Wednesday, September 28, 2011


Should Issue #29 fail, Stark County commissioners and other elected officials say they will have to lay off Canton-sited county employees.  And co-chairman of the Yes for Safety: Issue #29 Dan McMasters said in remarks yesterday (see video below) that the city of Canton stands to lose $400,000 in sales tax revenue as a consequence of the laid off employees.

Stark's elected officials and county employees gathered yesterday at the Stark County District Library (Canton branch) in a public political campaign meeting (public because two or more Stark County commissioners were present) to finalize plans for gaining passage of the tax.

If it still existed, the short-lived Stark County Mayors Association (the brainchild of Canton Mayor William J. Healy, II) could be a handy organization to help Stark County pass its sorely needed 0.5% sales tax on November 8th.

But it doesn't.  Because of Mayor Healy's insistence on being "the man in charge," the organization, announced as being formed on December 29th, 2008, quickly fell apart and was officially pronounced dead by the SCPR on May 15, 2009; less than six months after its formation.

One key campaign official intoned to The Report (paraphrase):  "Why is Mayor Healy among the missing and silent as this campaign get underway?"

Short answer:  If Healy is not running an activity from top to bottom, forget him being a part of anything.

That's why his promising idea of a Stark County Mayors Association fell apart quickly.

Longer answer:  Mayor Healy REALLY DOES NOT LIKE Stark Commissioners Tom Bernabei and Janet Creighton and is not real fond of the commissioner that everybody else in Stark County officialdom absolutely loves (Pete Ferguson).

Democrat Healy ran against and defeated Republican Creighton in November, 2007 in a bitterly fought campaign.  After the election, Healy trashed Creighton has having left him a mess to clean up.

To clean up the mess, Healy brought in fellow Democrat and for Canton Law Director Tom Bernabei into the  TeamHealy administration as one of his very top officials.  But lo and behold, Healy found out that Bernabei has a mind of his own and was not reluctant to criticize Healy's fanciful ideas of how to fix what Healy termed as being the Creighton train wreck that he says the former mayor left behind.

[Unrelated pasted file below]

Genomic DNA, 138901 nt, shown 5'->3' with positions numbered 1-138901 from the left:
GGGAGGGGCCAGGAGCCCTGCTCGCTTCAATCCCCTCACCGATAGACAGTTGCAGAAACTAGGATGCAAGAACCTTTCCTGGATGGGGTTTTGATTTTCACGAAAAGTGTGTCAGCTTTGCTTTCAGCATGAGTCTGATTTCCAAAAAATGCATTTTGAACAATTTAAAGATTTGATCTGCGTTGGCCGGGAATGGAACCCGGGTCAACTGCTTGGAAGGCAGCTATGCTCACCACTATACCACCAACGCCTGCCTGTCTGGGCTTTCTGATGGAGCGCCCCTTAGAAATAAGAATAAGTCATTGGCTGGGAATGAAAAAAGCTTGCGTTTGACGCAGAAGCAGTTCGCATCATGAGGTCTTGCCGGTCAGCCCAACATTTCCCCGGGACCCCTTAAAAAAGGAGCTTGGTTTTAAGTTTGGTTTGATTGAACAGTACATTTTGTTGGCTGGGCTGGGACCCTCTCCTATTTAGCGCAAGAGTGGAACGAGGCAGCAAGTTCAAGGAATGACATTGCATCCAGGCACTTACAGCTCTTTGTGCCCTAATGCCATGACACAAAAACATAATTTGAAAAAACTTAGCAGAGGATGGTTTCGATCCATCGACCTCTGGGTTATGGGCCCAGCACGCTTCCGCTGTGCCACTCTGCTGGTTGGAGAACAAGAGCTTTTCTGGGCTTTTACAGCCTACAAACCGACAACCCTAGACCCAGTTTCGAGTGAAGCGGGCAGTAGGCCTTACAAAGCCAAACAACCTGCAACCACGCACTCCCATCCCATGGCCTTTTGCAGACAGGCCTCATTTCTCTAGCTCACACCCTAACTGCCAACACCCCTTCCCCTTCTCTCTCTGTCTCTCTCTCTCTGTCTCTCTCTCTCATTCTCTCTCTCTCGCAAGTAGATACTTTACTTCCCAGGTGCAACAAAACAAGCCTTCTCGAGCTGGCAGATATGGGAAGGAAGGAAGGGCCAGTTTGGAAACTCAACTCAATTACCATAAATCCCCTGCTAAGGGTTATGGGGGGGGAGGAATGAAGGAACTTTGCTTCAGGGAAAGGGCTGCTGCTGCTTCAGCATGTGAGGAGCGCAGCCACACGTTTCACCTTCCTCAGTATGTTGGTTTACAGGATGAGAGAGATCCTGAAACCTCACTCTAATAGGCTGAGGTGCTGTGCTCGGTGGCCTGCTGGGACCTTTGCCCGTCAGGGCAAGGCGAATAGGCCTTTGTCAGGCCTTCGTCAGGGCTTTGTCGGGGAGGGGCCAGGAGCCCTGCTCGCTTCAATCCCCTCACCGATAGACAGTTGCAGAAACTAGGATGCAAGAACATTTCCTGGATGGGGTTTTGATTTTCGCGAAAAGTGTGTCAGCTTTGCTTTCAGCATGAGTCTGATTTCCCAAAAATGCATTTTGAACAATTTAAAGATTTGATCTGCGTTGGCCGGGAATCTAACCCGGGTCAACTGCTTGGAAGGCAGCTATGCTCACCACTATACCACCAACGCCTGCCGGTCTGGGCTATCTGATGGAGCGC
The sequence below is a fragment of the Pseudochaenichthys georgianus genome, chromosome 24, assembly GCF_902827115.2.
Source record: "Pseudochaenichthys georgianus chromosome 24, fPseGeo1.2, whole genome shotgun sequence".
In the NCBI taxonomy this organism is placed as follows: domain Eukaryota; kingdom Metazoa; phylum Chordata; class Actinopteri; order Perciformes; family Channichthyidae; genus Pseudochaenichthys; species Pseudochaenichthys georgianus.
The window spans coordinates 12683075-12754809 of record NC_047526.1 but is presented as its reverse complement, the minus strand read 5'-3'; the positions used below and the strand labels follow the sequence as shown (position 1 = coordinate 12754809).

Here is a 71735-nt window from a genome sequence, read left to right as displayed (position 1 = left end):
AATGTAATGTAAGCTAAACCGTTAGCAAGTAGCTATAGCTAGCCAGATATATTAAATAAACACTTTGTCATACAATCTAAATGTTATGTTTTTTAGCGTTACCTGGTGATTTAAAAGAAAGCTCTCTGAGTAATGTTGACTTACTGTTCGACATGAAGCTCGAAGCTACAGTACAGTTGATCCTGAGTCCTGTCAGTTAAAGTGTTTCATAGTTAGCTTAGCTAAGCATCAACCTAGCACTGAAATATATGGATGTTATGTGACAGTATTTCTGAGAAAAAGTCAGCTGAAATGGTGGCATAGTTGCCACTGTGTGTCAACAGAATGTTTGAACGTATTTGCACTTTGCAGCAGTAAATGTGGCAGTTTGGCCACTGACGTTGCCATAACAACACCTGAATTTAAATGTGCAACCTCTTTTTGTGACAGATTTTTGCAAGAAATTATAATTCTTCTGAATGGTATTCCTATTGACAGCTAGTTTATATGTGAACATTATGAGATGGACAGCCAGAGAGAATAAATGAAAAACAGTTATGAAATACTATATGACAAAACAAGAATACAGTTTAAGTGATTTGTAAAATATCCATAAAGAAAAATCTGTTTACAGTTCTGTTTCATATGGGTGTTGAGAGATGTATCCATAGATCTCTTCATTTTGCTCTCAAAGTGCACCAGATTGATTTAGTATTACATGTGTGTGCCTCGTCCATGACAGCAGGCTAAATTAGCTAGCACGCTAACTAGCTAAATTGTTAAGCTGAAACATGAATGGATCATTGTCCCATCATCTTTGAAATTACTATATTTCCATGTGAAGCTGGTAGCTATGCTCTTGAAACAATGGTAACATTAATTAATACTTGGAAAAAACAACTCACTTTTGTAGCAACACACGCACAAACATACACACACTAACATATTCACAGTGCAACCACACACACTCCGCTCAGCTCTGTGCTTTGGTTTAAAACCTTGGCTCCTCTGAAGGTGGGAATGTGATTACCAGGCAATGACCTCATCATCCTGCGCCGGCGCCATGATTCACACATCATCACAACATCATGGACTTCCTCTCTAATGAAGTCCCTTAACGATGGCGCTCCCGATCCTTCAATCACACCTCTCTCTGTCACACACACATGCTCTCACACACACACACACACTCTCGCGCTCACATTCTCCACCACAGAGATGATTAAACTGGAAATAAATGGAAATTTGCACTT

Ferguson?  Well, he had this idea that it might be a "good idea" for Stark County's villages, cities and townships to merger whatever functions they could (building departments, health departments, informational technology departments, et cetera).  However, the "fatal flaw" in Ferguson's approach was that Canton would not be in charge of the newly merged functions.  Result:  Healy telephoned Ferguson and read him the riot act on putting together mergers and

The campaign official went on to ask:  "Where is the mayor of Massillon, the mayor of Louisville, mayor of Alliance?"  He should have included township officials, too.

While these political subdivisions do not stand to lose much, if any, tax revenue as a consequence of an Issue 29 failure, they will lose the ability to take people at all hours of the day and night to be booked at the Stark County Sheriff's department and, moreover, even when they are booked they will be put out on the streets pronto because the Stark County Jail will be cut down to 122 beds.  And these beds will be set aside for murders, rapists and the like and not the day-in, day-out type of offenses that most village, city and township police departments arrest for.

None of Stark's political facilities have jail facilities of their own to house the folks they arrest.

An obvious campaign strategy of the Yes for Safety Issue 29 campaigners is to wake up the sleeping giant of political subdivision officials and employees who are scattered across every nook and cranny of Stark County.

Former Commissioner Todd Bosley's idea, when he joined the then Commissioners Tom Harmon and Jane Vignos is "imposing" a 1/2% sales tax (December, 2008) for rehabbing Stark's broken 9-1-1 emergency service system and for additional county general fund revenues, was to give Stark's political subdivisions a stake in the revenues generated by promising "free" 9-1-1 call receiving and dispatching services.

It was a grand plan that Bosley hatched, but he was never able to get village, city and township officials on board in a unified way.  Consequently, a committee of ordinary citizens (Vote No Increased Taxes) mounted a drive that resulted in the imposed tax being overturned in an overwhelming fahion in November, 2009.

In an ironical sense, 9-1-1's rehab is still not completely done despite the fact that over $2 million sits in the county budget set aside for the project.

Why is 9-1-1 not yet complete?

The SCPR believes "the failure to complete" is owing to Mayor Healy and his insistence that Canton be in charge at the end of the day when a revamped 9-1-1 is up and running.

When the general public sees the self-serving shenanigans of the likes of Healy, they develop a jaded attitude towards government in general and efforts like Yes for Public Safety Issue 29 get caught up in the public's dismay.

The question of success or failure for Yes for Safety Issue 29 may well be whether or not they can mobilize their natural allies fanned out across Stark County?

A key question:  Will the mayoral likes of Healy (Canton), Cicchinelli (Massillon), Held (North Canton) and Middleton (Alliance) be sitting this one out? If they do and the issue fails, what are they going to tell their constituents when they see that those charged with serious crimes are walking the streets of their respective communities?

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